Photo Credit: Getty Images
5. Epidural anesthesia is the pain-reliever of choice. Almost two-thirds of the mothers in this survey used epidural analgesia, including 59 percent who had a vaginal birth. Mothers gave high ratings to the ability of epidurals to relieve labor pain (78 percent), but many (38 to 83 percent) were not aware of potential risks of this pain relief method. Three out of ten women reported being given narcotics, such as Demerol or Stadol, while a small number of moms had general anesthesia (five percent), nitrous oxide (two percent) or a local block (two percent). Eighty-eight percent of mothers used at least one "drug-free" method for pain relief. Most commonly used were breathing techniques (61 percent) and position changes (60 percent). Three out of ten women used hands-on techniques, such as massage, stroking or acupressure, and the same number used mental strategies, such as visualization, relaxation and hypnosis. Two infrequently cited techniques, immersion in a tub or pool (six percent) and taking a shower (eight percent), were rated most helpful by their users. Learn more about epidurals and labor comfort measures.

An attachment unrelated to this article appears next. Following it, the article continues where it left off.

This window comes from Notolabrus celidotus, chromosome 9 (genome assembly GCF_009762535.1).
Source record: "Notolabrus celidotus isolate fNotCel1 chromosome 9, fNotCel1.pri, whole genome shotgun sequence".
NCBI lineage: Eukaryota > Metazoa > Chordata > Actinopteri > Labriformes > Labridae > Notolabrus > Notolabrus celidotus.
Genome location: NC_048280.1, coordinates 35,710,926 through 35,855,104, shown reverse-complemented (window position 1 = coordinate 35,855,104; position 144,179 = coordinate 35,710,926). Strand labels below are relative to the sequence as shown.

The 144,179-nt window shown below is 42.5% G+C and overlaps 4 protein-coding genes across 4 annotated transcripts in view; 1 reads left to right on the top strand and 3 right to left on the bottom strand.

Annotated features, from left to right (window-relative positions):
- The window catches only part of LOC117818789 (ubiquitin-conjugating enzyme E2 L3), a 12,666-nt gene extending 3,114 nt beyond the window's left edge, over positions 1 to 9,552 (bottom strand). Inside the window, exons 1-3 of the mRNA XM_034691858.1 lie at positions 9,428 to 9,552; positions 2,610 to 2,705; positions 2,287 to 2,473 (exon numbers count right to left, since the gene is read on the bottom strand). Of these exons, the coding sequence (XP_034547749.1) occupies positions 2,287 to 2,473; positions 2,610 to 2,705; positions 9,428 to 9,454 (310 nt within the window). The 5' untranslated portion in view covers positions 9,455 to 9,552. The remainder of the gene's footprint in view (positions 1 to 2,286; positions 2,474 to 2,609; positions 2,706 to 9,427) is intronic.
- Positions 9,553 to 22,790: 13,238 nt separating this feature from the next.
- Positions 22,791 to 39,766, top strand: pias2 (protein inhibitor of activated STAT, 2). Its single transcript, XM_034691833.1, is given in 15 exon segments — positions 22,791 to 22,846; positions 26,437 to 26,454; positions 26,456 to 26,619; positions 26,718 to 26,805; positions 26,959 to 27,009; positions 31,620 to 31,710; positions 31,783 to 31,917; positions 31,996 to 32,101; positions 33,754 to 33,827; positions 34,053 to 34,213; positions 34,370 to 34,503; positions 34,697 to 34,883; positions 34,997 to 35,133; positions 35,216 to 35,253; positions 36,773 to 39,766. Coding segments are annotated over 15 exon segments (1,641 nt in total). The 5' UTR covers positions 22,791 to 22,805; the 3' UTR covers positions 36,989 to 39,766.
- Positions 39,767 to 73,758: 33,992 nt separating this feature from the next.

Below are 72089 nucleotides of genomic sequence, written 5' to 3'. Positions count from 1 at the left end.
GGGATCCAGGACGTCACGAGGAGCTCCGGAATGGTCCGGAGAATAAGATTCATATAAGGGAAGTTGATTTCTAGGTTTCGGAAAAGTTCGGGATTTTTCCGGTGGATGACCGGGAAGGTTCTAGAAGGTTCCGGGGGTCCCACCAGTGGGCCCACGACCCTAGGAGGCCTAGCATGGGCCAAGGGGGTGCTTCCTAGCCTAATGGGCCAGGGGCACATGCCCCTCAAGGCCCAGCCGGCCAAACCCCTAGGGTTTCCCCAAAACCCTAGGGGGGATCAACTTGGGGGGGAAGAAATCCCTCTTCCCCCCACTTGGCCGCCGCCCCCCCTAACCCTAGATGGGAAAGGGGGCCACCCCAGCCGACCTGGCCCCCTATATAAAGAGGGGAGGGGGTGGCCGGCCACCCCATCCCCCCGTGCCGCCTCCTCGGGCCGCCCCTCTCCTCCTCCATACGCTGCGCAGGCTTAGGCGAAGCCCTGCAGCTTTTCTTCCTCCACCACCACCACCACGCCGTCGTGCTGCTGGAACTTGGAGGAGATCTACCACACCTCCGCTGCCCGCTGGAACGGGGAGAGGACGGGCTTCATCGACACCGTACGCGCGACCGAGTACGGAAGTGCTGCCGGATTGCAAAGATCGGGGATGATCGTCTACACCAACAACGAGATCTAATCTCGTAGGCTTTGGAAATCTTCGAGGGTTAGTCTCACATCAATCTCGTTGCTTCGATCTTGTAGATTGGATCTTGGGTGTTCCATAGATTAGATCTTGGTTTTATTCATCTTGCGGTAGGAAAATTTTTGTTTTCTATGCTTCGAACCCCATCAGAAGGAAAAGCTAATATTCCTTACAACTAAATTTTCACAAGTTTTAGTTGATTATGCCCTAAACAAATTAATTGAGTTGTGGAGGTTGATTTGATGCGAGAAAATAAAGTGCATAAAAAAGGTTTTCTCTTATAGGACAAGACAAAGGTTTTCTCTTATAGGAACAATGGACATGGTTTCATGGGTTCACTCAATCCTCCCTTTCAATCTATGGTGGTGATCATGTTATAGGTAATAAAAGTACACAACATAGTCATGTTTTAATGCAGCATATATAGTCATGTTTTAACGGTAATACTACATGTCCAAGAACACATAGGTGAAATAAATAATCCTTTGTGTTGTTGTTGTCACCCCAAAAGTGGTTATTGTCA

6. Eating and drinking is rarely permitted during labor. Just one woman out of eight in the survey (12 percent) had anything to eat during labor, and one in three (31 percent) had anything to drink at this time. Far more women expressed an interest in drinking and/or eating, and many reported that their caregivers did not permit eating and/or drinking, even in the case of vaginal births.